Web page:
If God is good and loving, why does He allow so much suffering? Why does God let our loved ones die but allows others to live and prosper? Why does He remain silent and leave our most urgent prayers unanswered? These are the faith-testing questions posed in Lynn Austin’s latest historical-fiction novel, While We’re Far Apart.
Set in a Jewish neighborhood of Brooklyn, New York, in 1943, three characters’ stories intersect as World War II progresses and life on the home front becomes more and more difficult.
An elderly Jewish landlord, Jacob Mendel, grieves the death of his wife in a car accident, as his son, Avraham is trapped in a war-ravaged Hungary. 12-year-old Esther Shaffer is angry at her father, Eddie, who decides to enlist in the army right after the loss of his wife. Penny Goodrich, desperately in love with Eddie, volunteers to take care of Eddie’s children in hopes that he will eventually return her love and marry her.
Jacob isolates himself from the outside world, spending most of his time listening to the news and searching for the whereabouts of his son. Penny takes on the challenging responsibility of raising resentful Esther and Peter, while starting a new job as a bus driver. Without the presence of her parents, Esther experiences loneliness, the growing pains of a teenager, and the fear of losing her father to the war.
Though this novel starts off slowly, after about one third of the book, it becomes harder to put down. Unexpected situations in the neighborhood arise, and the three main characters start to bond and rely on each other for comfort and strength. Austin intertwines Avraham’s letters to Jacob into an ongoing story, which helps in building up suspense in the book. The subsequent subplots will make the reader curious about Penny’s real family background and her love interests.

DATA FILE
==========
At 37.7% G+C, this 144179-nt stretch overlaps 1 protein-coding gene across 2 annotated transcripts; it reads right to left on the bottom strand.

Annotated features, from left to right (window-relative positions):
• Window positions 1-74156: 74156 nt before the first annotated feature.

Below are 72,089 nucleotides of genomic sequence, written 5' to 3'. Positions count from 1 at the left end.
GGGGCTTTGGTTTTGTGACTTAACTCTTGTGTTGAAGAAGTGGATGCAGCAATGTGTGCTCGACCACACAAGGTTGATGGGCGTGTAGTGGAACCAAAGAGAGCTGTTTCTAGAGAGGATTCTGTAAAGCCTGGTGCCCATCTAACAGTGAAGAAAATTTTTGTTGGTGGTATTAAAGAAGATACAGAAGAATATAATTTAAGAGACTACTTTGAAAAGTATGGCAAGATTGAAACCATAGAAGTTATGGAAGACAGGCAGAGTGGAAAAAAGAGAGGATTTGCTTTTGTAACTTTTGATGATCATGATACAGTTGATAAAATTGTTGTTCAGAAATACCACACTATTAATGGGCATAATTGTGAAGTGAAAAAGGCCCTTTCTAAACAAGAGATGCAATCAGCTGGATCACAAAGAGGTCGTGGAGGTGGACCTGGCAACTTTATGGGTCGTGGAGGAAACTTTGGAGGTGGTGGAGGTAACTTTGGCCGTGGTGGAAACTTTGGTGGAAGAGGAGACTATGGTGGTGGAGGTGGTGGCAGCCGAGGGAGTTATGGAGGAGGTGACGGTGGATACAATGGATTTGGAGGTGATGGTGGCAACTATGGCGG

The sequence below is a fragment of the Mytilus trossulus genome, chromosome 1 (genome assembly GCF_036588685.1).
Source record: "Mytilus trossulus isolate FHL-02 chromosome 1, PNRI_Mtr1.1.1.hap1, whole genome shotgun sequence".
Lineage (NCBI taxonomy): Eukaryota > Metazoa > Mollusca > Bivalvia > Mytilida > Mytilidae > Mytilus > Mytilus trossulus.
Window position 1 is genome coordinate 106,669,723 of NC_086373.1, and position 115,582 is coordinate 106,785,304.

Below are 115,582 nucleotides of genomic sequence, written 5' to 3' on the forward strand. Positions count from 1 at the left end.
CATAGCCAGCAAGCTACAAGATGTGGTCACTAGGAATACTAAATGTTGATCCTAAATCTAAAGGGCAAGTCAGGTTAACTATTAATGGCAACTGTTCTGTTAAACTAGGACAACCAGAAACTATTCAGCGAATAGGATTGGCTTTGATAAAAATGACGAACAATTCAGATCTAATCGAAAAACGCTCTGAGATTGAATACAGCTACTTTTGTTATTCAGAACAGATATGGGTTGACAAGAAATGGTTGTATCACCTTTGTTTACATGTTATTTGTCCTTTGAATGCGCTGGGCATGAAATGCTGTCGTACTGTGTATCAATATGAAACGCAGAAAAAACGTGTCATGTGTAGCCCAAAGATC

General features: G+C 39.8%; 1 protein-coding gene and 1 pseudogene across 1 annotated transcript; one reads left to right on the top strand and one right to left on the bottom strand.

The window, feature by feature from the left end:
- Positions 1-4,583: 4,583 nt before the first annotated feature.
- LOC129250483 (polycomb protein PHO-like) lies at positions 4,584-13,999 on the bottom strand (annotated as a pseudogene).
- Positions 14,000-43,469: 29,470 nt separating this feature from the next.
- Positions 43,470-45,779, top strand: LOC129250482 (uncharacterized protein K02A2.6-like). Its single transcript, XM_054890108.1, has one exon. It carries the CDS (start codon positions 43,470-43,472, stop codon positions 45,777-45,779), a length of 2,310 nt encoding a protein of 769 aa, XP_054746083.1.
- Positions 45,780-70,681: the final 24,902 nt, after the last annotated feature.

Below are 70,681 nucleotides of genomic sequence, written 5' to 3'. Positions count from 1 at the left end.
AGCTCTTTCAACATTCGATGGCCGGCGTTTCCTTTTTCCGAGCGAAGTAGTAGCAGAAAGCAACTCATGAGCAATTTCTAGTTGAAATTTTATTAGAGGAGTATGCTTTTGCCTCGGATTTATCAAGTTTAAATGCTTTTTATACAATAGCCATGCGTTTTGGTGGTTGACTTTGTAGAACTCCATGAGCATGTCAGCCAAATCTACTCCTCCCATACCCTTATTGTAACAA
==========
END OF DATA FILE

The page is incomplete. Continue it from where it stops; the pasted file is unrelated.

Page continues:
Another strong point of this novel is the author’s vivid historical details that bring New York during World War II to life. Austin’s precise, riveting descriptions of buildings, people, clothing, and places will immediately draw you into the story. In one particular chapter, you can almost see and smell different types of candles and taste the dishes as if you were there with the characters. If you like to learn about new cultures, this book is rich with Jewish jargons, customs, and traditions. The Shabbat feast, Hanukkah, and Purim celebrations are fascinating additions to the story.
Austin lets her characters grow and develop nicely. Readers can easily identify and empathize with their flaws, worries, and problems. While I find self-conscious Penny to be predictable and at times monotonous, Jacob is an intriguing, more likable character with more depth in his personality and character. Jacob’s grumpiness, depression, and bitterness at God are portrayed well in the story.
The title, While We’re Far Apart, is suitable since the novel’s main theme is about waiting. The characters wait — for the atrocities to be over, for their loved ones to return from war, and for God to answer prayers. Life is full of tragedies and disappointments, but faith is believing even when you cannot see the whole picture. Amid suffering and loss, we may never fully understand God’s plans and purposes, but we are asked to trust in His goodness and continue to wait for Him.
While We’re Far Apart is an enjoyable read that finishes with a surprise ending. I highly recommend this book for anyone who enjoys a historical novel with memorable characters and an uplifting message.
About the Author
Sukalaya Kenworthy is a senior library assistant at the Westport Branch. To join the Inspirational Book Group, e-mail her at email@example.com or call 816.701.3488 for more information. The group meets the third Wednesday of the month at 4:30 p.m.